At least once a day a picture of someone’s blood glucose meter reading or continuous glucose meter (cgm) graph or posting of someone’s HbA1c comes across my twitter feed. All by well-meaning diabetics who are trying to share their experiences – for support, to relay information, to pat themselves on the back for the very hard work that is the life of someone with type 1. But I am asking them and all diabetics to please pause before posting your blood sugars.
I’m not trying to police twitter or deny someone support. I’m not trying to shame them for posting or say that I don’t applaud their hard work or stand with them in the hard times. But I am standing by the many people who see those tweets and are indelibly hurt.
Managing type 1 diabetes is a never ending struggle. Highs and lows can happen no matter how hard you try to be a “good” diabetic. You can calculate your basal rates and boluses as precisely as any person with a Ph.D. in mathematics but diabetes has its own mind and it won’t follow the rules. But we still try every day, all day, the entire year without reprieve. In fact, it’s worse than that – not only do we not get reprieve we often face judgment or are told that we haven’t done enough – we haven’t tried hard enough to “control” the uncontrollable.
Of course we want people to acknowledge our successes – when we hit that perfect 100 mg/dL or that medically desirable (and often illusive) HbA1c under 6.5. And of course we want the support when we’ve had a night with 2 low blood sugars in the middle of the night – the tiredness and misery that come from having to wake up multiple times – only other type 1s (and the parents of young t1s) can truly understand. That is why I like the diabetes community, we are supportive and understanding. But we can be supportive and understanding without sharing numbers and graphs.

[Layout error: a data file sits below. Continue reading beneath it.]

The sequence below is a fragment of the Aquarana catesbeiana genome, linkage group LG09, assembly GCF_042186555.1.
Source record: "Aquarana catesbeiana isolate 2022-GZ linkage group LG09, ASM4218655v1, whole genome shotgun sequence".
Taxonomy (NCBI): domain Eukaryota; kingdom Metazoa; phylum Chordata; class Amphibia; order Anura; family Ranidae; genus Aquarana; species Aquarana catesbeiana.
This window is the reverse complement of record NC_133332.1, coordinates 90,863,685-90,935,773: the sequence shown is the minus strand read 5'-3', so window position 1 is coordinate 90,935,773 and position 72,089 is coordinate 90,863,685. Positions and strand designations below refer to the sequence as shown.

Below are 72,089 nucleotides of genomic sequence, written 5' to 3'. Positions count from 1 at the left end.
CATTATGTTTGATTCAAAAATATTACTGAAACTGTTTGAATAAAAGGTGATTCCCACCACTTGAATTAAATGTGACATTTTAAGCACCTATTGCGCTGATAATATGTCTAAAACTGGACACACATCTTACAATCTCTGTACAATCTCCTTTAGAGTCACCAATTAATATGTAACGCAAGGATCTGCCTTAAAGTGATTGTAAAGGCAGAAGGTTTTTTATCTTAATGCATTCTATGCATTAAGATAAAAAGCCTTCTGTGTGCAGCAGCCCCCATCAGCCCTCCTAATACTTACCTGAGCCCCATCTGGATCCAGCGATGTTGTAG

In eating disorder communities, we learn early on that sharing numbers is more harmful than helpful. Saying that someone ate X calories a day or someone gained or lost Xlbs in treatment can negatively affect both the sharer and those who hear it. Hearing that someone else could survive on X calories may convince someone else that they should only eat X calories a day or they aren’t as “strong” as someone who restricts more. Hearing someone lost Xlbs may mean someone else thinks they are not skinny enough to “really” have an eating disorder and they need to lose more. For the sharer, sharing these numbers can set limits they feel they need to meet. If they are in recovery and slip up, these numbers may come back to haunt them.
I argue that sharing blood glucose numbers can be equally harmful – for all diabetics but especially to those suffering from diabulimia (or other type 1-related eating disorder, ED-DMT1).
When I see someone post a cgm graph, all I see is my failure.
When I see a blood glucose, all I see is my failure.
When I see an HbA1c, all I see is my failure.
I see that I’m not doing enough. I see that no matter how hard I try, my efforts will never be enough. I see numbers that overwhelm me and make me feel like giving up and going back to the days when my diabulimia was at its worst. I mean what is the point in trying if my blood sugars will never reach that “perfect” number or if my graph is lines spiking up and down?